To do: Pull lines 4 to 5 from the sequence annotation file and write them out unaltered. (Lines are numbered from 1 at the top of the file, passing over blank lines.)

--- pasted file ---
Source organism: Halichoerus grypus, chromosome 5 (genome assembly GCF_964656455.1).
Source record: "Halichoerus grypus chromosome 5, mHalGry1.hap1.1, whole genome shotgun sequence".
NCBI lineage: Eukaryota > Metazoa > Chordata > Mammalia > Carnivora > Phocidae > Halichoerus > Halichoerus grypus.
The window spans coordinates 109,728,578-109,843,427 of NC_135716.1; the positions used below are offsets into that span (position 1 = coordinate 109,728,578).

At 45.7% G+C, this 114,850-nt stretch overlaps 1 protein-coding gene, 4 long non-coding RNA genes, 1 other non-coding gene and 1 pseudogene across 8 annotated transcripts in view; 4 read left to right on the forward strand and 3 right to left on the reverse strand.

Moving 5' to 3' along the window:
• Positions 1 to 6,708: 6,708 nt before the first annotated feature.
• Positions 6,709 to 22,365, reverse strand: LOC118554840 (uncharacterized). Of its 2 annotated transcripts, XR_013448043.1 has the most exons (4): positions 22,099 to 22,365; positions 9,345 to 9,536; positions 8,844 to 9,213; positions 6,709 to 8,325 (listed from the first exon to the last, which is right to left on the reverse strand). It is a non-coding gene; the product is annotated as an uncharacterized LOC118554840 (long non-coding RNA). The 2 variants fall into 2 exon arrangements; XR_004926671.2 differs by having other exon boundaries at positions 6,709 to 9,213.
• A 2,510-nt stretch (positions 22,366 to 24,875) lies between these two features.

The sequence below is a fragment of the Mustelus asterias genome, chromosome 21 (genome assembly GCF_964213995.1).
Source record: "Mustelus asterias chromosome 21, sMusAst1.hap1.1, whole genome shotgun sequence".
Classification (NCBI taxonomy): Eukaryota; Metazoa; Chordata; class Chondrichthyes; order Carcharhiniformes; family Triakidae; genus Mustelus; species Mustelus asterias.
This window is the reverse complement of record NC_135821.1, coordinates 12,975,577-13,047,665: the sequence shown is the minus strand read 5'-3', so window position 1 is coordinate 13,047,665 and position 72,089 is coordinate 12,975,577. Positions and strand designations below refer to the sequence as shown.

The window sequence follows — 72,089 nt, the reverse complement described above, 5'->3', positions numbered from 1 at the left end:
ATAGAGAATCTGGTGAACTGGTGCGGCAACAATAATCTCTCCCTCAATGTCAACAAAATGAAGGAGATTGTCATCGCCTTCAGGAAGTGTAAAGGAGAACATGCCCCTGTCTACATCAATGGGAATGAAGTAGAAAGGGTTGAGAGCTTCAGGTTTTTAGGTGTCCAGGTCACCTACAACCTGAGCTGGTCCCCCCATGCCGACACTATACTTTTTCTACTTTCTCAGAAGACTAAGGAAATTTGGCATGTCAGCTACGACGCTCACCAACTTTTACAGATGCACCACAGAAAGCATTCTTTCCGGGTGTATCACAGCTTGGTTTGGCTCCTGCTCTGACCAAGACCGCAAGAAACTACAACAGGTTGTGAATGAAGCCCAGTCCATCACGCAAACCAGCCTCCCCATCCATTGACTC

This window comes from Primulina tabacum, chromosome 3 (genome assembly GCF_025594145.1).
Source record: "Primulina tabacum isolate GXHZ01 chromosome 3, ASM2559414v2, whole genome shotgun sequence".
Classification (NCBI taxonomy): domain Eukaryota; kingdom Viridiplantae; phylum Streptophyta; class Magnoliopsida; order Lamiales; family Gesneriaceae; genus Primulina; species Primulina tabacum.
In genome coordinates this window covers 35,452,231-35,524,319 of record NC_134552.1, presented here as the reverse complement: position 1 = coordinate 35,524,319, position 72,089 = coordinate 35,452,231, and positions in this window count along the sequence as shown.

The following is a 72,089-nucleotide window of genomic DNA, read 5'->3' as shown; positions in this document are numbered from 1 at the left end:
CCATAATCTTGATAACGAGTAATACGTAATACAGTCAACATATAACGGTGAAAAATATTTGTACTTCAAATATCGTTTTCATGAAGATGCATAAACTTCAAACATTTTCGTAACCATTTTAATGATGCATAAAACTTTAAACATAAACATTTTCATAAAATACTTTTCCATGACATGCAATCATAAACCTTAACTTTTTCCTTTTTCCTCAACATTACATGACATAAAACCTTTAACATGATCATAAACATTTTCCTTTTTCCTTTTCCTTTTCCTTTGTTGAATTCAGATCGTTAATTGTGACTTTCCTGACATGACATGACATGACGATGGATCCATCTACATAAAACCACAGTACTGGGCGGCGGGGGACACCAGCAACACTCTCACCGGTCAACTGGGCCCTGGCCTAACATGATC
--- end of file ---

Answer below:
The window spans coordinates 109,728,578-109,843,427 of NC_135716.1; the positions used below are offsets into that span (position 1 = coordinate 109,728,578).

At 45.7% G+C, this 114,850-nt stretch overlaps 1 protein-coding gene, 4 long non-coding RNA genes, 1 other non-coding gene and 1 pseudogene across 8 annotated transcripts in view; 4 read left to right on the forward strand and 3 right to left on the reverse strand.